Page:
In the event that a genuine SEO marketer is, say, just starting out and looking for qualified clients, they would send you a cold email that includes actual details about your business. Instead of something generic like, “I’ve looked at your website and believe we can help you get to the first page of Google this month,” it would say, “I looked at your website and I really like the way you have laid out your products. I also believe firmly in natural skin care, so your handmade soaps are something I would be proud to help bring more eyes to. I would love to speak to you about what the opportunities might be for SEO marketing.”

While it still isn’t the best idea to respond to a cold email, one that is genuinely personalized would be much safer. In all my time working online I have never seen a genuine SEO cold email.


2. Beware of incredible promises.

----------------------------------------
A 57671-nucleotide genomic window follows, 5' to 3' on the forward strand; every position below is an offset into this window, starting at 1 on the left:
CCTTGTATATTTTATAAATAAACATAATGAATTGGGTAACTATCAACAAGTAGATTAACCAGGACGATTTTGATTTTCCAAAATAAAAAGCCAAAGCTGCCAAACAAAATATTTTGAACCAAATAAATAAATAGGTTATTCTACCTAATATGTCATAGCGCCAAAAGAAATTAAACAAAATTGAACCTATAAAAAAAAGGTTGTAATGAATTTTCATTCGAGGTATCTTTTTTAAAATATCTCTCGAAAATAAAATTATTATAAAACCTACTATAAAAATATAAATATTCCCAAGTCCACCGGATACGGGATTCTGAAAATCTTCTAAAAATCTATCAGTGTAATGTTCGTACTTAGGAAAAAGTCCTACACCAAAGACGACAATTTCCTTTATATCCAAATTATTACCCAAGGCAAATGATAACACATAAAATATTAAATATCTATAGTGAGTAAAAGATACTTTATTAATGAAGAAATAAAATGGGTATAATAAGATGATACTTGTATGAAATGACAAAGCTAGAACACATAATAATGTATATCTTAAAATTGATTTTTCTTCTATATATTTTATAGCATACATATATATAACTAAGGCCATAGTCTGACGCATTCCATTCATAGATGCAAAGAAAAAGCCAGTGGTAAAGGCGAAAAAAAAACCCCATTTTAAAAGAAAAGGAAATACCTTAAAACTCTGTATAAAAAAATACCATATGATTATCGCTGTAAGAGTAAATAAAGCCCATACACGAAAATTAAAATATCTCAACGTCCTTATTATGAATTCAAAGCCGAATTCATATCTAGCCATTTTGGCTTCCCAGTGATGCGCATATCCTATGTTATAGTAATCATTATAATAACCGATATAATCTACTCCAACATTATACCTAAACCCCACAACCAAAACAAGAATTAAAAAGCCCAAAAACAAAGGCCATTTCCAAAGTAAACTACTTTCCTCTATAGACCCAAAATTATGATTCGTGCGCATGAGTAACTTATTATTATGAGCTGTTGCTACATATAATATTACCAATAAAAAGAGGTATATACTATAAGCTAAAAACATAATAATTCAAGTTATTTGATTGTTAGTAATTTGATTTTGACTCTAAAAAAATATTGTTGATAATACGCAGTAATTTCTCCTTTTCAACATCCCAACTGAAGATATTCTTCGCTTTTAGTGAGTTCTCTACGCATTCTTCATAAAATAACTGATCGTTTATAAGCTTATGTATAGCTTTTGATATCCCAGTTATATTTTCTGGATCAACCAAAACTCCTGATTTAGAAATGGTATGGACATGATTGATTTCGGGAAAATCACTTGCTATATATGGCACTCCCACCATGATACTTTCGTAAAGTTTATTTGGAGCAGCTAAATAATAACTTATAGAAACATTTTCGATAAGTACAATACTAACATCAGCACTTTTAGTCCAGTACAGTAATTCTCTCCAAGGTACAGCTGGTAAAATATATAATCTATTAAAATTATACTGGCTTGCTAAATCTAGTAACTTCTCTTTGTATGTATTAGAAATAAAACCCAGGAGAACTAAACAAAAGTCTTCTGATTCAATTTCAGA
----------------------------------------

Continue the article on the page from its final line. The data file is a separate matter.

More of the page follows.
Keeping with our example above, let’s say you make handmade soaps with organic materials. Your products could very well be the very best ever produced, but you operate in a very crowded marketplace. If an SEO company calls or emails and says that they can get you to the front page of Google (and worse, if they give you a tiny timeframe like a month), they are a lying liarpants.

A good SEO company will never promise a specific ranking, because, well, they can’t. The only one who can decide what will be on the front page of Google is Google. And Google doesn’t offer SEO services.


3. They reference “secret techniques” from their “mentors”.

A good SEO consultant surely had a mentor, or a series of mentors who helped them learn the ropes. Those mentors might be actual (meaning a real human they worked directly with) or they may be virtual (meaning they have read everything by renowned experts such as Aaron Wall from and Rand Fishkin from SEOMoz).

Worse, there is no such thing as a “secret” SEO technique. There are techniques that are standard practice, which have become standard practice because they are directly related to the way search engines operate, and there are unique methods of using those standard techniques. Inventive, yes. Secret, no.


4. They cannot answer the question “how are you going to get me to page one of Google”?